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Drone Captures Stunning Images Inside One of the World's Largest River Caves

Tucked away in the Khammouane province of Laos is a tourist attraction called the Tham Khoun Xe, or Khoun Xe cave. The 4-mile-long river cave is one of the largest in the world, featuring passage walls that are an average of 249 feet wide and 184 feet tall. While its massive and beautiful tunnels are open to the public, the site's remote geographic location makes it hard for most people to access. But you can still get to a small glimpse of the cave, thanks to drone footage from Beijing-based photographer Ryan Deboodt.

In an interview with Smithsonian.com, Deboodt spoke about the experience of kayaking into the cave for two days and flying his DJI Phantom Three drone through the darkness. Tourists are typically allowed to go around 300 meters (984 feet) into Khoun Xe, but the photographer and his crew got to see it all, by invitation from the national park that oversees the site.

"It’s very empty, but then you look up in the distance and see these huge stalagmites," Deboodt said. "It’s a very strange feeling—it’s so empty and yet there’s so much big stuff on the sides."

Still, capturing the experience wasn't easy. While some people might assume that caves like Khoun Xe are pre-lit, the video shows that's not the case at all. In fact, the only light sources are from the outside (like, Deboodt's flashlights) and glowing lights on the kayaks.

Deboodt chose to shoot the video with a drone instead of relying solely on still photography because it "just creates a new perspective for me on the caves and a new challenge," he said. "Cave photography is already really difficult, and filming is another step up. You have to deal with all the movements, and it’s quite a bit harder. I like the challenge involved with it."

But not all of the Deboodt's sightings made it into the footage. For instance, the team witnessed evidence that massive spiders made their home in the cave. "In some parts of cave, you can find their legs," he said. "We saw these things that looked kind of like sticks, but it turned out they were big spider legs … It’s not something that you really care to run into in the dark."

Check out the video above for more on the hidden treasure.

Images via Vimeo

[h/t Smithsonian]

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Spelunkers Discover New Caverns in Montréal's Ancient Cave Network
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iStock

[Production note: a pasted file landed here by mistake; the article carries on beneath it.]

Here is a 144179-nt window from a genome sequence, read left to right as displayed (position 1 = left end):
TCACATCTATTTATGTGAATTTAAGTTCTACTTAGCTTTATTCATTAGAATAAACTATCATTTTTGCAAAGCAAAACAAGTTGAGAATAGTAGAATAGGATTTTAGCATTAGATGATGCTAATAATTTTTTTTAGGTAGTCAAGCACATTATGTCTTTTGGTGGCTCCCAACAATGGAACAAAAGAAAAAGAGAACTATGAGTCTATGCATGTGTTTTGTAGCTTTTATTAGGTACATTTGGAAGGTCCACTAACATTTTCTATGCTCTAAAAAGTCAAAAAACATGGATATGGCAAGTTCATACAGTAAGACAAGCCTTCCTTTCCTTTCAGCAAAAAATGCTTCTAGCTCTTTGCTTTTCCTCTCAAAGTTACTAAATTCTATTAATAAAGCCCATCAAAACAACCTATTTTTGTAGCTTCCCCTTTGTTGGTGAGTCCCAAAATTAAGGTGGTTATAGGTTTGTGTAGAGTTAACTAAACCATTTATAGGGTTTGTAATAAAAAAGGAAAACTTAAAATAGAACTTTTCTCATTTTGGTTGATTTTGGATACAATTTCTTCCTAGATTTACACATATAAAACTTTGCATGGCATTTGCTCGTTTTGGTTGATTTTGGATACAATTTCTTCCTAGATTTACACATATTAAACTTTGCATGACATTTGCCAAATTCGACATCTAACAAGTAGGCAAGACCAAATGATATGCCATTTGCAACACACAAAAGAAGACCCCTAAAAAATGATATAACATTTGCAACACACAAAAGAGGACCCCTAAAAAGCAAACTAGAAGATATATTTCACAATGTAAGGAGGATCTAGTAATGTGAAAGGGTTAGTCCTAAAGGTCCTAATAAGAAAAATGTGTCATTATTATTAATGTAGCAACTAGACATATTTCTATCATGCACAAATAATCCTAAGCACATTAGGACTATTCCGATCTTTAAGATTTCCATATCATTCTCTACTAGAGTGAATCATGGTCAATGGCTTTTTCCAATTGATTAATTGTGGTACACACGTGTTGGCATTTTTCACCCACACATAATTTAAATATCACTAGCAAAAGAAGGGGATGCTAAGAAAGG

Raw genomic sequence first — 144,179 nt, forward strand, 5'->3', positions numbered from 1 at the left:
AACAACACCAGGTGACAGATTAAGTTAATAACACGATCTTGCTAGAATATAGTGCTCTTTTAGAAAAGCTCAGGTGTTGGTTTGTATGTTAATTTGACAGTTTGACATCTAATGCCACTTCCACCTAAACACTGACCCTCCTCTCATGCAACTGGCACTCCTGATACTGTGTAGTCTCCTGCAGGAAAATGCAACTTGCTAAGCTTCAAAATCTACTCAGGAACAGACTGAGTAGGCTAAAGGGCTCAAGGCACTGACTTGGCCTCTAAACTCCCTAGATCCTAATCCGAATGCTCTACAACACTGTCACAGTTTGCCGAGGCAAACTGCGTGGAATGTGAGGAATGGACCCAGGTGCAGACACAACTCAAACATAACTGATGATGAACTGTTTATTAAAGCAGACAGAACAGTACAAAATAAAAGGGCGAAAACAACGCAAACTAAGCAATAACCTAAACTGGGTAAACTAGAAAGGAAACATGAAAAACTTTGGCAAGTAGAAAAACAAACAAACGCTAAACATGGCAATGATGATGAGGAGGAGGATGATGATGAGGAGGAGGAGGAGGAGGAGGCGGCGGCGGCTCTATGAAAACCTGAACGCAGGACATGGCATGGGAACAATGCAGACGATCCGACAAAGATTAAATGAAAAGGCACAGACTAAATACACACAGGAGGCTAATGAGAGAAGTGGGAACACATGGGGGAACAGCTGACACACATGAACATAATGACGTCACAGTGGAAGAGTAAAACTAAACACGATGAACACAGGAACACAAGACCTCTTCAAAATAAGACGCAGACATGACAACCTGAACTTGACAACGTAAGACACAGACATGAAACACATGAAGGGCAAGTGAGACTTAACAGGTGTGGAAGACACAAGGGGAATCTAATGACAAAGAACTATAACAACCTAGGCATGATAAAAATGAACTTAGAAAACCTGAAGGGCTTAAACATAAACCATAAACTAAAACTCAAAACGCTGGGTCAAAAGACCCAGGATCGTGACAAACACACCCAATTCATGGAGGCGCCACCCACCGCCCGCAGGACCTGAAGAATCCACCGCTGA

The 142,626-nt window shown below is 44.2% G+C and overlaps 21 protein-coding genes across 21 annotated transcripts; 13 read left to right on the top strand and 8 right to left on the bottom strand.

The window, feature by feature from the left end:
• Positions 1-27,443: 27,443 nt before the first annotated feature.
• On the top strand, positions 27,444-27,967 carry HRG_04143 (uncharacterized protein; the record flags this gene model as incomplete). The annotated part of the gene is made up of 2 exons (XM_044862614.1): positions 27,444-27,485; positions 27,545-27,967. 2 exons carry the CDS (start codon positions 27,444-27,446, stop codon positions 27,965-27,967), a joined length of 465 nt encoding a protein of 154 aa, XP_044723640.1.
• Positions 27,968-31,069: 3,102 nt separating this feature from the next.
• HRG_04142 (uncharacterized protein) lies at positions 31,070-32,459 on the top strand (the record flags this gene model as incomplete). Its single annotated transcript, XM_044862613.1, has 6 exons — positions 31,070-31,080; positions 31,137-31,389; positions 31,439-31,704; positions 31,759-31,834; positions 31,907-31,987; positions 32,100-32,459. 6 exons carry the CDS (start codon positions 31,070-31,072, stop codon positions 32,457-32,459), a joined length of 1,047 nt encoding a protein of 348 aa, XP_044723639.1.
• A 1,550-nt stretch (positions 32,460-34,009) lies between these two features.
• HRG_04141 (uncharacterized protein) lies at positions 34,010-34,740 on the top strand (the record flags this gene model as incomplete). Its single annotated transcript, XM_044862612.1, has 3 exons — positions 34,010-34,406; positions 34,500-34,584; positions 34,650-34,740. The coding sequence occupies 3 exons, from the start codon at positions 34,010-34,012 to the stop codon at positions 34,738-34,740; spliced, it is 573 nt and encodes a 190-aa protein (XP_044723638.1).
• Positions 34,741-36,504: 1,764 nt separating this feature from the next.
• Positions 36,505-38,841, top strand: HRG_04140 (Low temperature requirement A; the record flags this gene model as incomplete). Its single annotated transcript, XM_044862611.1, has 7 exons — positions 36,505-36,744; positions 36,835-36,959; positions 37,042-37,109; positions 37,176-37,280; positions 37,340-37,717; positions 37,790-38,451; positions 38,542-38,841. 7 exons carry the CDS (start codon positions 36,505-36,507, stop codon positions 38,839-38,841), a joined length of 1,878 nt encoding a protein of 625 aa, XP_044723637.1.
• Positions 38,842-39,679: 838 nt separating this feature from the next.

An ancient cave system beneath a Montréal park is much more vast than experts believed, the National Post reports.

In 1812, a farmer discovered a cave underneath his property in Montréal’s present-day Saint-Léonard borough. Once used to stockpile ammunition and conceal soldiers during the Rebellions of 1837, the Saint-Léonard cave system in Parc Pie XII is today a tourist attraction and historical landmark. But some speleologists (cave experts) suspected there was more to the natural wonder than met the eye.

Beginning in 2014, two amateur explorers named Daniel Caron and Luc Le Blanc began searching for undiscovered passages in the Saint-Léonard caverns, according to National Geographic. By 2015 they had some leads; in October 2017, they used drills and hammers to break down a cave’s wall to reveal a new cavern.

The stalactite-filled chamber has soaring 20-foot ceilings, and it's connected to a serpentine network of underground tunnels. These passages formed during the Ice Age around 15,000 years ago, when glacier pressure splintered underground rock.

So far, Caron and Le Blanc have explored between 820 to 1640 feet of virgin cave passage, and expect to find even more. They believe the vast network sits atop an aquifer, and ultimately leads to the Montréal water table.

Spelunking the Saint-Léonard cave system is challenging—some passages are filled with water or require special climbing or rock-breaking equipment. The explorers hope that the caves will be easier to investigate during the dry season, and that the receding waters will allow them to reach new depths below Montréal’s surface.

[h/t National Post]

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Watch: Inside the Tennessee, Alabama, and Georgia (TAG) Caves
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Getty Images

In the southern United States, a tri-state region is home to an incredible density of caves. Known as "TAG" (for Tennessee, Alabama, and Georgia), this is a hidden world explored by secretive cavers, for good reason—the more traffic these caves receive, the faster they're destroyed.

In the short film below entitled Sharing the Secrets, director/cinematographer Drew Perlmutter brings us inside these caves, with perspectives from cavers on why these landscapes are so significant and fragile.

If you're interesting in getting started with caving, check out this FAQ.

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